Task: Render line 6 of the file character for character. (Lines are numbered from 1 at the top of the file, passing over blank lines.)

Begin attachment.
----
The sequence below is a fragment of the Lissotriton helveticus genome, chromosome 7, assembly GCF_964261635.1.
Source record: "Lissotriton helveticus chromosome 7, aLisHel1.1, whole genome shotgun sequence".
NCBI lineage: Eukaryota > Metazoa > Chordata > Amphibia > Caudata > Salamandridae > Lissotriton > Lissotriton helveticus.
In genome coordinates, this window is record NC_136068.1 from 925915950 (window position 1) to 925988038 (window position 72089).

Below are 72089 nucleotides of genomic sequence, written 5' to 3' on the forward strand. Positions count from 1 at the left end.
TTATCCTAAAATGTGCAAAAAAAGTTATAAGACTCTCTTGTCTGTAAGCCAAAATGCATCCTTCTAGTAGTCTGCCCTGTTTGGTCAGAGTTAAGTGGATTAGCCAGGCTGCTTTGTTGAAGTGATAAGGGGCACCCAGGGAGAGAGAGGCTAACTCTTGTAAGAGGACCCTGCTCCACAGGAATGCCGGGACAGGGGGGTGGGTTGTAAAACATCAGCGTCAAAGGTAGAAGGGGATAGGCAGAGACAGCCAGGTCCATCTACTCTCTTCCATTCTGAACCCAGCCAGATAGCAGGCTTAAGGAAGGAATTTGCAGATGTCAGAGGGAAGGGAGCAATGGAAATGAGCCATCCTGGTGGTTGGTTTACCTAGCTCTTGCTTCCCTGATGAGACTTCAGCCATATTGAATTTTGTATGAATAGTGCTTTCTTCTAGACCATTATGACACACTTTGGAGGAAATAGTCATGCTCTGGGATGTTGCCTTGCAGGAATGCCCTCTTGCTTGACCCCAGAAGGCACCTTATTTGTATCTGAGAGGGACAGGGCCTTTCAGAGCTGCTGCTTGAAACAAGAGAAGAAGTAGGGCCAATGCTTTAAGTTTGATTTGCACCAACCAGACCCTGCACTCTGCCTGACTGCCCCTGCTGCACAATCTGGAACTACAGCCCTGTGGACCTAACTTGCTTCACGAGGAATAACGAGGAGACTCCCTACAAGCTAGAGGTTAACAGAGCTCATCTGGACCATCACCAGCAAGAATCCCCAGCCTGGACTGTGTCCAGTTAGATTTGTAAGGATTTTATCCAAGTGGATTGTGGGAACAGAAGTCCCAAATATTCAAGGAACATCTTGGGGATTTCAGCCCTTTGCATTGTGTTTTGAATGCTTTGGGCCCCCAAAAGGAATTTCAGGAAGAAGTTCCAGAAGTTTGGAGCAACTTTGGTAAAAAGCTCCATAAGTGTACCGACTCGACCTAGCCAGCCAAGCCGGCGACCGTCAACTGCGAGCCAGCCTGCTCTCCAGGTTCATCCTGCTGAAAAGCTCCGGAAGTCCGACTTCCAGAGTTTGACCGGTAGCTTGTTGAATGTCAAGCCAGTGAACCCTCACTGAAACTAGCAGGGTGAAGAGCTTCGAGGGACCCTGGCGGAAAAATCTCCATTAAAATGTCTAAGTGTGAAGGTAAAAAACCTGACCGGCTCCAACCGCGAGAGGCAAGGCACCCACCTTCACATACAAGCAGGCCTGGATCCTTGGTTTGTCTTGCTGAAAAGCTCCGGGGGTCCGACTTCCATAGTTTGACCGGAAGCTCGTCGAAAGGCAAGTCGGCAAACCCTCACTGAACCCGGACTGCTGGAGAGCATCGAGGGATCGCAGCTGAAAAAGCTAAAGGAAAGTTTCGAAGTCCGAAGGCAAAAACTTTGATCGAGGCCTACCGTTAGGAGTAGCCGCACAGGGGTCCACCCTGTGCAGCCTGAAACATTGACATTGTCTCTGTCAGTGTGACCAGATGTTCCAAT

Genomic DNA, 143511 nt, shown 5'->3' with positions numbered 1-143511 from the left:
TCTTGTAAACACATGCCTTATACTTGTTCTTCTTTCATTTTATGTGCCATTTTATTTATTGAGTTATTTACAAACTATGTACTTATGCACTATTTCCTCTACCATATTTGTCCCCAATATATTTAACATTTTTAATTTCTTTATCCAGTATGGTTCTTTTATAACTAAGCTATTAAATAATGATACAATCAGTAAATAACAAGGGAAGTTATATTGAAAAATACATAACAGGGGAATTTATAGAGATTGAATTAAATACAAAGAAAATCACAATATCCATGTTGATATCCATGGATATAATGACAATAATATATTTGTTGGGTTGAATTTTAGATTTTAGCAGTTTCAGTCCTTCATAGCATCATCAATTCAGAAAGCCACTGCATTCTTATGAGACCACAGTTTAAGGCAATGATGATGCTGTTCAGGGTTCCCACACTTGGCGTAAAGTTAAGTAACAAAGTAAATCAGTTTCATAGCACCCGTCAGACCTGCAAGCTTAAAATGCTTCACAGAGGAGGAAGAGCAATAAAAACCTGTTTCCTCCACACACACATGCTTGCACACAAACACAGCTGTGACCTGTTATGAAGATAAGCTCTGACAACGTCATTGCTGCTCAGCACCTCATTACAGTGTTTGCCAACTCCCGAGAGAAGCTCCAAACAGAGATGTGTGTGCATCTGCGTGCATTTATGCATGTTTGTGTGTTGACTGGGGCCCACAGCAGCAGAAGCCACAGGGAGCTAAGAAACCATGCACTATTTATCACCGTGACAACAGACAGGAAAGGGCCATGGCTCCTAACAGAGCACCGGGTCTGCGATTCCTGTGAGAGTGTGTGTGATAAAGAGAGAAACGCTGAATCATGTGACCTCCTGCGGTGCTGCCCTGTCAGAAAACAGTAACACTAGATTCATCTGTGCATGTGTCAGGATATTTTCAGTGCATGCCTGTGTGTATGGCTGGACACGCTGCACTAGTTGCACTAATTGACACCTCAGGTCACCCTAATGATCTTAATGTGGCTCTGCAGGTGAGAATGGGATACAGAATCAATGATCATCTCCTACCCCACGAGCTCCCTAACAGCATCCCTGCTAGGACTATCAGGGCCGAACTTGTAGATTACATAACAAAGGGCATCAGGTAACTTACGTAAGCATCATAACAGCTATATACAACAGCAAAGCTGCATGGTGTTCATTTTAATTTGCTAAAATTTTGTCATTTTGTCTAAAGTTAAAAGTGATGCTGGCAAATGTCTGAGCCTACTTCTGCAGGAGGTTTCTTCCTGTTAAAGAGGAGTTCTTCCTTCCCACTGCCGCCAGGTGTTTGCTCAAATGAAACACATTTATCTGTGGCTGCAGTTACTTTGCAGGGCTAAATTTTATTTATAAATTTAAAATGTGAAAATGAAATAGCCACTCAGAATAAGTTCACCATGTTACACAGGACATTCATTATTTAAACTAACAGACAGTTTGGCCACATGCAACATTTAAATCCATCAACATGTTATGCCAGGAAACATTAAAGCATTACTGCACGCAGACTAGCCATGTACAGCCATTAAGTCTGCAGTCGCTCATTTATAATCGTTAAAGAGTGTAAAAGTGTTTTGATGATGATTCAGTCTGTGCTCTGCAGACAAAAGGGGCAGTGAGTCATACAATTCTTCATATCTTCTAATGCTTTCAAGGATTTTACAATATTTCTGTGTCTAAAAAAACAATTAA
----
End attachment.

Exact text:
TTATCCTAAAATGTGCAAAAAAAGTTATAAGACTCTCTTGTCTGTAAGCCAAAATGCATCCTTCTAGTAGTCTGCCCTGTTTGGTCAGAGTTAAGTGGATTAGCCAGGCTGCTTTGTTGAAGTGATAAGGGGCACCCAGGGAGAGAGAGGCTAACTCTTGTAAGAGGACCCTGCTCCACAGGAATGCCGGGACAGGGGGGTGGGTTGTAAAACATCAGCGTCAAAGGTAGAAGGGGATAGGCAGAGACAGCCAGGTCCATCTACTCTCTTCCATTCTGAACCCAGCCAGATAGCAGGCTTAAGGAAGGAATTTGCAGATGTCAGAGGGAAGGGAGCAATGGAAATGAGCCATCCTGGTGGTTGGTTTACCTAGCTCTTGCTTCCCTGATGAGACTTCAGCCATATTGAATTTTGTATGAATAGTGCTTTCTTCTAGACCATTATGACACACTTTGGAGGAAATAGTCATGCTCTGGGATGTTGCCTTGCAGGAATGCCCTCTTGCTTGACCCCAGAAGGCACCTTATTTGTATCTGAGAGGGACAGGGCCTTTCAGAGCTGCTGCTTGAAACAAGAGAAGAAGTAGGGCCAATGCTTTAAGTTTGATTTGCACCAACCAGACCCTGCACTCTGCCTGACTGCCCCTGCTGCACAATCTGGAACTACAGCCCTGTGGACCTAACTTGCTTCACGAGGAATAACGAGGAGACTCCCTACAAGCTAGAGGTTAACAGAGCTCATCTGGACCATCACCAGCAAGAATCCCCAGCCTGGACTGTGTCCAGTTAGATTTGTAAGGATTTTATCCAAGTGGATTGTGGGAACAGAAGTCCCAAATATTCAAGGAACATCTTGGGGATTTCAGCCCTTTGCATTGTGTTTTGAATGCTTTGGGCCCCCAAAAGGAATTTCAGGAAGAAGTTCCAGAAGTTTGGAGCAACTTTGGTAAAAAGCTCCATAAGTGTACCGACTCGACCTAGCCAGCCAAGCCGGCGACCGTCAACTGCGAGCCAGCCTGCTCTCCAGGTTCATCCTGCTGAAAAGCTCCGGAAGTCCGACTTCCAGAGTTTGACCGGTAGCTTGTTGAATGTCAAGCCAGTGAACCCTCACTGAAACTAGCAGGGTGAAGAGCTTCGAGGGACCCTGGCGGAAAAATCTCCATTAAAATGTCTAAGTGTGAAGGTAAAAAACCTGACCGGCTCCAACCGCGAGAGGCAAGGCACCCACCTTCACATACAAGCAGGCCTGGATCCTTGGTTTGTCTTGCTGAAAAGCTCCGGGGGTCCGACTTCCATAGTTTGACCGGAAGCTCGTCGAAAGGCAAGTCGGCAAACCCTCACTGAACCCGGACTGCTGGAGAGCATCGAGGGATCGCAGCTGAAAAAGCTAAAGGAAAGTTTCGAAGTCCGAAGGCAAAAACTTTGATCGAGGCCTACCGTTAGGAGTAGCCGCACAGGGGTCCACCCTGTGCAGCCTGAAACATTGACATTGTCTCTGTCAGTGTGACCAGATGTTCCAAT